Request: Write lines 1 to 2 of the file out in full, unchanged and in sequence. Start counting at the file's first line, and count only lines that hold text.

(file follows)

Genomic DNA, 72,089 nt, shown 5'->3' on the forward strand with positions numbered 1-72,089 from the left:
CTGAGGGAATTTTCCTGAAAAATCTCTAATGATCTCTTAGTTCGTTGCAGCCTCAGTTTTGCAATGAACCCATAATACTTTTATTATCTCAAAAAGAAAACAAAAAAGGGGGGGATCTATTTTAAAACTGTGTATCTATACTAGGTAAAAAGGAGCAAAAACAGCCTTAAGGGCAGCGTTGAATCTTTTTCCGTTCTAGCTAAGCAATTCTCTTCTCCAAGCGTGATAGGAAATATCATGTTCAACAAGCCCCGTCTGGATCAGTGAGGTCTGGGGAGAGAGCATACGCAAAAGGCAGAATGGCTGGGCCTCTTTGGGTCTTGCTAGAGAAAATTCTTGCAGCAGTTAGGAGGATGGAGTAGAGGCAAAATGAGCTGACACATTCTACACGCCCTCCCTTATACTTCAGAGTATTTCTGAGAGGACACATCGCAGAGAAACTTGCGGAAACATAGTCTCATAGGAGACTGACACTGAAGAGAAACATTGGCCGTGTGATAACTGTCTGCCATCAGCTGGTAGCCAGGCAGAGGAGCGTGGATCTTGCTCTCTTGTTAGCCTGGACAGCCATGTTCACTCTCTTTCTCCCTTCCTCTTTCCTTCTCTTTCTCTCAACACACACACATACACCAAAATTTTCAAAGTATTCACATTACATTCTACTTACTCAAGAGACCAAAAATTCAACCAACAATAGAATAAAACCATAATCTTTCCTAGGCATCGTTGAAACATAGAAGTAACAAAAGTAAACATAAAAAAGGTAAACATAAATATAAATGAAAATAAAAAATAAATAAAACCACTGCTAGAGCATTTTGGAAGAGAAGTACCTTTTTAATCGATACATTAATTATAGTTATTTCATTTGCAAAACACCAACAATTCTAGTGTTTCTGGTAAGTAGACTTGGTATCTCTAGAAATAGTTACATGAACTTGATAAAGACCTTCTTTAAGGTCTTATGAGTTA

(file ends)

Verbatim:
Genomic DNA, 72,089 nt, shown 5'->3' on the forward strand with positions numbered 1-72,089 from the left:
CTGAGGGAATTTTCCTGAAAAATCTCTAATGATCTCTTAGTTCGTTGCAGCCTCAGTTTTGCAATGAACCCATAATACTTTTATTATCTCAAAAAGAAAACAAAAAAGGGGGGGATCTATTTTAAAACTGTGTATCTATACTAGGTAAAAAGGAGCAAAAACAGCCTTAAGGGCAGCGTTGAATCTTTTTCCGTTCTAGCTAAGCAATTCTCTTCTCCAAGCGTGATAGGAAATATCATGTTCAACAAGCCCCGTCTGGATCAGTGAGGTCTGGGGAGAGAGCATACGCAAAAGGCAGAATGGCTGGGCCTCTTTGGGTCTTGCTAGAGAAAATTCTTGCAGCAGTTAGGAGGATGGAGTAGAGGCAAAATGAGCTGACACATTCTACACGCCCTCCCTTATACTTCAGAGTATTTCTGAGAGGACACATCGCAGAGAAACTTGCGGAAACATAGTCTCATAGGAGACTGACACTGAAGAGAAACATTGGCCGTGTGATAACTGTCTGCCATCAGCTGGTAGCCAGGCAGAGGAGCGTGGATCTTGCTCTCTTGTTAGCCTGGACAGCCATGTTCACTCTCTTTCTCCCTTCCTCTTTCCTTCTCTTTCTCTCAACACACACACATACACCAAAATTTTCAAAGTATTCACATTACATTCTACTTACTCAAGAGACCAAAAATTCAACCAACAATAGAATAAAACCATAATCTTTCCTAGGCATCGTTGAAACATAGAAGTAACAAAAGTAAACATAAAAAAGGTAAACATAAATATAAATGAAAATAAAAAATAAATAAAACCACTGCTAGAGCATTTTGGAAGAGAAGTACCTTTTTAATCGATACATTAATTATAGTTATTTCATTTGCAAAACACCAACAATTCTAGTGTTTCTGGTAAGTAGACTTGGTATCTCTAGAAATAGTTACATGAACTTGATAAAGACCTTCTTTAAGGTCTTATGAGTTA